By: Tim Melvin
The banking industry avoided the attention of activists, for the most part, as the industry was still recovering from the financial crisis and the regulatory outlook was very uncertain.
Buyers were unwilling to step up to the plate, absent some clarity of what the future would like from a regulatory point of view. But according to a recent Harvard Law School forum, that is all about to change.
A post from William Sweet, partner and head of the Financial Institutions Regulation and Enforcement Group at Skadden, Arps, Slate, Meagher & Flom LLP stated that, “with resolution of some of these uncertainties, and some improvement in the bank M&A environment (which is becoming more active among smaller community banking institutions), banking organizations can expect greater attention from activist investors.
This could be a real boon for investors in the smaller community banks and thrifts. In a presentation at the recent Value Investing Congress in Las Vegas, Richard Lashley of activist investing firm PL Capital pointed out that industry fundamentals have almost returned to pre-crisis levels, but the stock prices of the smaller banks are still very cheap when compared to tangible book value.
He also noted that we've had a cyclical consolidation wave in the industry for some time. with the number of U.S. banks dropping from 18,000 in 1984 to less than 7,000 today. And according to Mr. Lashley, we are going to see a cyclical surge in bank M&A deals that should last another three to five years, at least.
PL Capital and other investors, such as Joseph Stilwell and Lawrence Seidman, are experienced activist investors who have specialized in community banks with a great deal of success over the years. They have forced the management of these sleepy little banks to focus on shareholder value by adding buyback plans with the stock trading below book value.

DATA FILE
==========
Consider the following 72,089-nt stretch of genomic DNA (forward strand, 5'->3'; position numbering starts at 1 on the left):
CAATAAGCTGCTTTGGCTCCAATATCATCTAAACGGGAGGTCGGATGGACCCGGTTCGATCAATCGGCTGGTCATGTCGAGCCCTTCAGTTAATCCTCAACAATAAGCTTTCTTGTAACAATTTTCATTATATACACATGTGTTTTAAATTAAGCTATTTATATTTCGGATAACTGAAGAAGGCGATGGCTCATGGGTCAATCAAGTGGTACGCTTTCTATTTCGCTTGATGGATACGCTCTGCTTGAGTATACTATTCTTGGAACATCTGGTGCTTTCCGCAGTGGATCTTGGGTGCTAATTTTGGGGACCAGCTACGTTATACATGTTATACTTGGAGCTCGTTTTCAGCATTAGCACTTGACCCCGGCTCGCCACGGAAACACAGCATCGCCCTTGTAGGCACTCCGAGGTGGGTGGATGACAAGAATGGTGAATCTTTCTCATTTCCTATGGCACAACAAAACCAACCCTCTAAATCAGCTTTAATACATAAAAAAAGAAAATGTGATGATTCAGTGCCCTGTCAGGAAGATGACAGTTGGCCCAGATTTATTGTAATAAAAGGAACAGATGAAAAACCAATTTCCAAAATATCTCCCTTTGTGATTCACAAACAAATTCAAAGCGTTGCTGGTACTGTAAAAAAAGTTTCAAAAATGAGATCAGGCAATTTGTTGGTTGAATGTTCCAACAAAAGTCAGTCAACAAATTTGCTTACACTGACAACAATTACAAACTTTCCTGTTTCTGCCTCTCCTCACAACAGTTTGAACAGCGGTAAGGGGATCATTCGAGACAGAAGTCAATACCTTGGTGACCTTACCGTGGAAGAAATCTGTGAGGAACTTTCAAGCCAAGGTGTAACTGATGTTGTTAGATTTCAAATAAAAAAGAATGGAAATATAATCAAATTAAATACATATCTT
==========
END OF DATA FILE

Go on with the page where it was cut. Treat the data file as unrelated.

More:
In many cases they have forced the outright sale of the bank to a larger competitor, at a large premium to the prevailing stock price. They have been focusing on those banks that are too small and, as Mr. Lashley pointed out in his presentation, cannot justify remaining independent.
Investors would be wise to piggyback with these investors, as there is an enormous amount of money to be made in the sector over the next few years -- as the small banks sell out to larger regional banks that need to buy growth in a slow economy.
Chevoit Financial Corporation (NASDAQ: CHEV) is a great example of the type of bank these activists are focusing on right now. The branch bank in Hamilton County, Ohio has 13 branches with about $589 million in assets. The bank has plenty of capital, and has equity to asset ratio of 13.78, well above the industry average of 10.54. The loan portfolio has shown steady improvement, and nonperforming assets are just 1.87 percent of total assets.
In spite of the improving conditions the bank is trading at just 77 percent of book value, and all three of the activists have a stake in the bank. The stock pays a 3.41 percent dividend, so you get paid to wait for the activists to push the stock higher over the next few years -- or force an outright sale of the bank to a larger competitor.
Tracking the activists in the smaller banks around the country requires a lot more work than just turning on the television to see what Mr. Icahn or the other big activists have been buying. You will to dig through 13d and 13f filings on a regular basis, but you should be very well rewarded for your efforts. The industry continues to present opportunities similar to these for value-investors who can weed through the daily noise of the market. A perfect example is the 3 Low Risk, High Yield Stocks that Tim Melvin identifies as the trades of the decade.
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